Mr. Leishman was born in North Bay, Ontario, Canada on April 14th, 1954. He has spent the last fifty-eight years indulging his curiosity about education, eastern philosophy, martial arts, and more. Mr. Leishman is a martial arts master who focuses on self-development, personal mastery, and the science of unarmed combat. He hosts several websites and has been writing martial art articles since 1995. He currently lives in Canmore, Alberta, Canada.
From 1954 to 1964, Brian K. Leishman lived in North Bay, Ontario, Canada. He attended JW Trusler Public School from Kindergarten to grade three, with fond memories of being taught by the founder’s wife, Mrs. Trusler in grade one. It was around this time when Brian was first exposed to Oriental culture. He clearly recalls eating at the Golden Dragon Restaurant with his parents, and being drawn to the atmosphere and people. Shortly after, Brian was introduced to the martial arts by his mother when she skillfully demonstrated a few Judo moves on his friend Paul. Being fascinated with the structured and classical execution, an early passion and interest grew for the martial arts.
As with most children, much of Brian’s formative years were spent in school. After class, he could be found helping his parents’ at their general store, where he stocked shelves and aided his dad as a butcher. Brian attended several schools, such as the original two room Alcona Glen Public Schoolfor grades four and five. By grade six, Brian began at Innisfil Central School and Sunnybrae Public School for seven and eight. Finally he attended Central Collegiate High School completing his formal schooling.
It was during this time that Brian attended Boy Scouts, and learned a great deal about wilderness and survival. Shortly after, he joined the Air Cadets where he had his first exposure to boxing at age 13. It was clear he had a talent for unarmed combat, even at such an early age having bested several others, including the 19 year old instructor conducting the boxing the class.
During the two years between 1970 – 1972, Mr. Leishman worked at a couple different jobs, each offering an opportunity to express some form of discipline. Much of his leisure time was spent in Chinatown, immersing himself in culture and activities pertinent to martial arts. This extended into watching martial arts films as well. This was at a time when sub-titles on foreign movies didn’t exist, which is why Brian recalls often being the only Caucasian at the theater, waiting patiently between fight scenes. His enthusiasm for martial arts on film and television continued as he even recalls having watched the original movie for the Kung-Fu series when it first aired on television.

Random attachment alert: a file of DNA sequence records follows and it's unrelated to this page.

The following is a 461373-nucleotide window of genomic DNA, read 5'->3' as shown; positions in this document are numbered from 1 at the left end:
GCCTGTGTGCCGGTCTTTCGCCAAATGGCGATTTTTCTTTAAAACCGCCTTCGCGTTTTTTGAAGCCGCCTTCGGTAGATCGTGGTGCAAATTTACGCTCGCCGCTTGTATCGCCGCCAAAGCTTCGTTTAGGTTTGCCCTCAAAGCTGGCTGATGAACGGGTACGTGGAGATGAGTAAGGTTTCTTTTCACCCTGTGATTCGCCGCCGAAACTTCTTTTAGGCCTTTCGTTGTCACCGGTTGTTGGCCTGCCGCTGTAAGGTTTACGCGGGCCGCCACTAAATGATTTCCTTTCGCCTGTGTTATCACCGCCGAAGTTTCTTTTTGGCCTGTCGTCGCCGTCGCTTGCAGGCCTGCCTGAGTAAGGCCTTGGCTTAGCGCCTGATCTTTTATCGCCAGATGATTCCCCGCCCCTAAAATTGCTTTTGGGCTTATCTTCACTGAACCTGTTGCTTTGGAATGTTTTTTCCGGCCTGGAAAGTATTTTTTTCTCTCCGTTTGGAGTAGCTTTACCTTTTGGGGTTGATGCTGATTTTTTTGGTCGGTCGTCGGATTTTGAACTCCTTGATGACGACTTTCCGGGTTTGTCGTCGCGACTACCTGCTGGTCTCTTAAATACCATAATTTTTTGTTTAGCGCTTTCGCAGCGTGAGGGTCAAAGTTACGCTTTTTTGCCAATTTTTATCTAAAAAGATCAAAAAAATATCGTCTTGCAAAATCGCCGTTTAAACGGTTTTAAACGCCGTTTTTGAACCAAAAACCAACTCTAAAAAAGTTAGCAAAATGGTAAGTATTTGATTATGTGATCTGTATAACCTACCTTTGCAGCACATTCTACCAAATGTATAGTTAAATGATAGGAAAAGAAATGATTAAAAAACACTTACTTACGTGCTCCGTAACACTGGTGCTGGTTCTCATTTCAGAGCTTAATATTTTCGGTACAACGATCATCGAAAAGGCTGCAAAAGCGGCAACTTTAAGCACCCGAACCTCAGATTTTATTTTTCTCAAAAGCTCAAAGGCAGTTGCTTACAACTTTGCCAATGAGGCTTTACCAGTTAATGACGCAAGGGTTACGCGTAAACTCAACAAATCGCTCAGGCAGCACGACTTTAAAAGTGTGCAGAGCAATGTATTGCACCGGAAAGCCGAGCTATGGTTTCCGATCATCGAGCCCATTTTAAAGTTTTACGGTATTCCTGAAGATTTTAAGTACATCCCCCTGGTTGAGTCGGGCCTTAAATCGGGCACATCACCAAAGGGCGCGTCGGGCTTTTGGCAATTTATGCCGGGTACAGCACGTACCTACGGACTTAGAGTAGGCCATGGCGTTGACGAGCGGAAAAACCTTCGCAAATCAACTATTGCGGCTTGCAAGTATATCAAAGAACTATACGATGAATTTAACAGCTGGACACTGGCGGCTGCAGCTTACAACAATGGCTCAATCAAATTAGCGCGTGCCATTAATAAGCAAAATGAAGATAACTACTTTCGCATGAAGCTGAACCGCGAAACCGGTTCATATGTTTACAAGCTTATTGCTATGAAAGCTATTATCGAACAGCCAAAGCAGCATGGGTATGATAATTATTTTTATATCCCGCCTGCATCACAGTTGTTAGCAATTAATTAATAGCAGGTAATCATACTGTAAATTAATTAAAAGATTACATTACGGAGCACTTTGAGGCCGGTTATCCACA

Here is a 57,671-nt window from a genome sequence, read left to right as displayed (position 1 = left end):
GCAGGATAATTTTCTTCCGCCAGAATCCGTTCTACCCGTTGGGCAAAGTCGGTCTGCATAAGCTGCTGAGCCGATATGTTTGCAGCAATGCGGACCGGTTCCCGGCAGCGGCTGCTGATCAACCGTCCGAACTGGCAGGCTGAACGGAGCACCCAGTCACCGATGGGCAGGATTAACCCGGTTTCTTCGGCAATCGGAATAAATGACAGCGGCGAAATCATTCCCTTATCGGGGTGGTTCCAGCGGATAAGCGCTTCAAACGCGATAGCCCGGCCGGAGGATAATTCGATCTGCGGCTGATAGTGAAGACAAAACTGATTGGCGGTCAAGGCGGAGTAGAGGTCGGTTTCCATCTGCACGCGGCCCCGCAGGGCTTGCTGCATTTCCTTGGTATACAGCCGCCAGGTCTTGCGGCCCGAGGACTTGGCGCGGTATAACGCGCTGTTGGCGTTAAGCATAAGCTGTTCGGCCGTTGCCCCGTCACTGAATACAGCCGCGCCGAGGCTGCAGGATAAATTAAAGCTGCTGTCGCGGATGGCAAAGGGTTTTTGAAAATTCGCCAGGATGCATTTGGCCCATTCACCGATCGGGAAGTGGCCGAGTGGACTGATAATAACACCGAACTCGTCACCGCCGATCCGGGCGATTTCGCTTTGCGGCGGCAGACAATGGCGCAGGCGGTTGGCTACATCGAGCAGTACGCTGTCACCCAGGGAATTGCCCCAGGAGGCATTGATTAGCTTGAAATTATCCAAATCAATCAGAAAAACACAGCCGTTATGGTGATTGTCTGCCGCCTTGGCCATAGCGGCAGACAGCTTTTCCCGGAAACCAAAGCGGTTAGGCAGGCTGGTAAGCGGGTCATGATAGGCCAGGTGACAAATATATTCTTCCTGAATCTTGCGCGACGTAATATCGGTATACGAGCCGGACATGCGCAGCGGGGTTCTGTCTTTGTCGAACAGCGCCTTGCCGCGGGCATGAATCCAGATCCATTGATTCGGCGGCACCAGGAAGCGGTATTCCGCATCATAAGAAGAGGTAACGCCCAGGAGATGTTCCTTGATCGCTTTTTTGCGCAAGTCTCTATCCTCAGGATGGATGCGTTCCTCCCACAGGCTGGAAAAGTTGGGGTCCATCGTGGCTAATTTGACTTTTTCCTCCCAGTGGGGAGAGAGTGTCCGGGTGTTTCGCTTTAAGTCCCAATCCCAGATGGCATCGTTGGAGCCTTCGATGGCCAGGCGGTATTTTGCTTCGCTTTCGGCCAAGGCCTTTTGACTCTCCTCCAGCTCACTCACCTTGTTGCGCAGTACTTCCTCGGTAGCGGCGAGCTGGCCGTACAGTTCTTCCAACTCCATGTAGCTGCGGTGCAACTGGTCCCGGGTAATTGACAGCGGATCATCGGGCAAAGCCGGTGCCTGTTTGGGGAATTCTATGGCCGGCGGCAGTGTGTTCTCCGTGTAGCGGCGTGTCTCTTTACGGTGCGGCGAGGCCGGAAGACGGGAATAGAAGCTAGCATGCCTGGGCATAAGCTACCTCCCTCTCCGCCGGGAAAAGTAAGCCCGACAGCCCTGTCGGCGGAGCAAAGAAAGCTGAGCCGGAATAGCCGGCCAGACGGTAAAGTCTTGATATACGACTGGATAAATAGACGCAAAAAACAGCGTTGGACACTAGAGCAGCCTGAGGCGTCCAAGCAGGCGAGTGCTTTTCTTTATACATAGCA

It was during these crucial early years that Brian developed key beliefs that set him on a course towards martial arts mastery. Prior to his formal martial arts training, Brian even remembers being interviewed by Jung Soo Park, a well known and respected Tae Kwon Do Grandmaster. Brian states that he “would have become a student if he could have only afforded the yearly tuition at the time.”
Although he couldn’t afford to train in Toronto, Brian’s fascination with martial arts didn’t end with films and TV. He also took to time to expose himself to all kinds of teachers and theories as circumstances would allow. Throughout this time he read and researched diligently into all kinds of martial arts, devouring several books on Judo, Karate, Kung Fu, and Tae Kwon Do to name a few. He loved and appreciated each style as they served to enrich his overall understanding of unarmed combat.
Brian’s yearning to study authentic martial arts eventually caused him to leave Toronto in the summer of 1972. Hoping to work his way on a boat towards China, he hitchhiked across Canada, all the way to Vancouver, British Columbia at the age of 18. His lack of worldly experience was expressed through the absence of a Canadian passport or travel visa, which brought his dreams to an abrupt and disappointing halt at Vancouver’s mountainous harbor front.
Dejected, and uncertain where fate would take him next, Brian headed back on the road again. Brian accepted an invitation for food and rest at a small nearby farm located about seven miles south of Prince George, British Columbia. He later discovered that the farm was used as an outreach center, and was run by Arnold Ihlen who founded the Caribou N.E.T (Natural Environment Therapy) Society with his wife Cathy. The overall focus was on self knowledge and healing through introspection. This is where Brian was introduced to a large number of ideologies pertinent to personal growth, The I Ching, and Taoist philosophies.
The arrival at the farm turned out to be a fortunate twist of fate for the 18 year old. With fondness, he recalls this period as being a real turning point in his life, allowing him to focus and train at deeper levels than ever before. The 113 acre farm was a very unique and rustic experience, almost like camping for two years straight. There was no running water or electricity on the farm, wood stoves were used to cook with and airtight heaters were the only source of warmth on cold winter nights.
During the years at the farm, Brian continued learning martial arts, this time from two different masters who originated from Hong Kong. As luck would have it, they also were living in Prince George. One taught Choy Lay Fut Kung-Fu and the other specialized in Hung Gar Kung-Fu. Brian spent a great deal of time with them, and had a number of lessons from each master.